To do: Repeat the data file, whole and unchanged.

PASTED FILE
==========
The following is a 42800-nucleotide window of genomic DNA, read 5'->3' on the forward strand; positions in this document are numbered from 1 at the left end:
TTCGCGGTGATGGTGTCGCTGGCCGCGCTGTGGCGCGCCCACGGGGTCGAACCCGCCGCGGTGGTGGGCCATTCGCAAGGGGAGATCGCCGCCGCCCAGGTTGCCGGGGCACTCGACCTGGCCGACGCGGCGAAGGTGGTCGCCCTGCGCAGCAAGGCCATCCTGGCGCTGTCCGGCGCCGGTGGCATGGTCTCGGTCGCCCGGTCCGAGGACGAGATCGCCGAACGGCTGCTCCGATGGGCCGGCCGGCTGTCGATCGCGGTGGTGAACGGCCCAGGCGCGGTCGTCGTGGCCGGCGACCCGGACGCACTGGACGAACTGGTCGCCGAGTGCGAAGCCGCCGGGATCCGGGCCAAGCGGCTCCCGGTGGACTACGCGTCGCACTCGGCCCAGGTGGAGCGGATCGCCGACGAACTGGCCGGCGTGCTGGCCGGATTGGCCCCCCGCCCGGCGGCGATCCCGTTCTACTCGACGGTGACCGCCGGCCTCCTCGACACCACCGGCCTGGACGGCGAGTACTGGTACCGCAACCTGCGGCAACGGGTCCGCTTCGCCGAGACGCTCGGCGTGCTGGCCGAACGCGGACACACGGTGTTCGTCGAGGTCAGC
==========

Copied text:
The following is a 42800-nucleotide window of genomic DNA, read 5'->3' on the forward strand; positions in this document are numbered from 1 at the left end:
TTCGCGGTGATGGTGTCGCTGGCCGCGCTGTGGCGCGCCCACGGGGTCGAACCCGCCGCGGTGGTGGGCCATTCGCAAGGGGAGATCGCCGCCGCCCAGGTTGCCGGGGCACTCGACCTGGCCGACGCGGCGAAGGTGGTCGCCCTGCGCAGCAAGGCCATCCTGGCGCTGTCCGGCGCCGGTGGCATGGTCTCGGTCGCCCGGTCCGAGGACGAGATCGCCGAACGGCTGCTCCGATGGGCCGGCCGGCTGTCGATCGCGGTGGTGAACGGCCCAGGCGCGGTCGTCGTGGCCGGCGACCCGGACGCACTGGACGAACTGGTCGCCGAGTGCGAAGCCGCCGGGATCCGGGCCAAGCGGCTCCCGGTGGACTACGCGTCGCACTCGGCCCAGGTGGAGCGGATCGCCGACGAACTGGCCGGCGTGCTGGCCGGATTGGCCCCCCGCCCGGCGGCGATCCCGTTCTACTCGACGGTGACCGCCGGCCTCCTCGACACCACCGGCCTGGACGGCGAGTACTGGTACCGCAACCTGCGGCAACGGGTCCGCTTCGCCGAGACGCTCGGCGTGCTGGCCGAACGCGGACACACGGTGTTCGTCGAGGTCAGC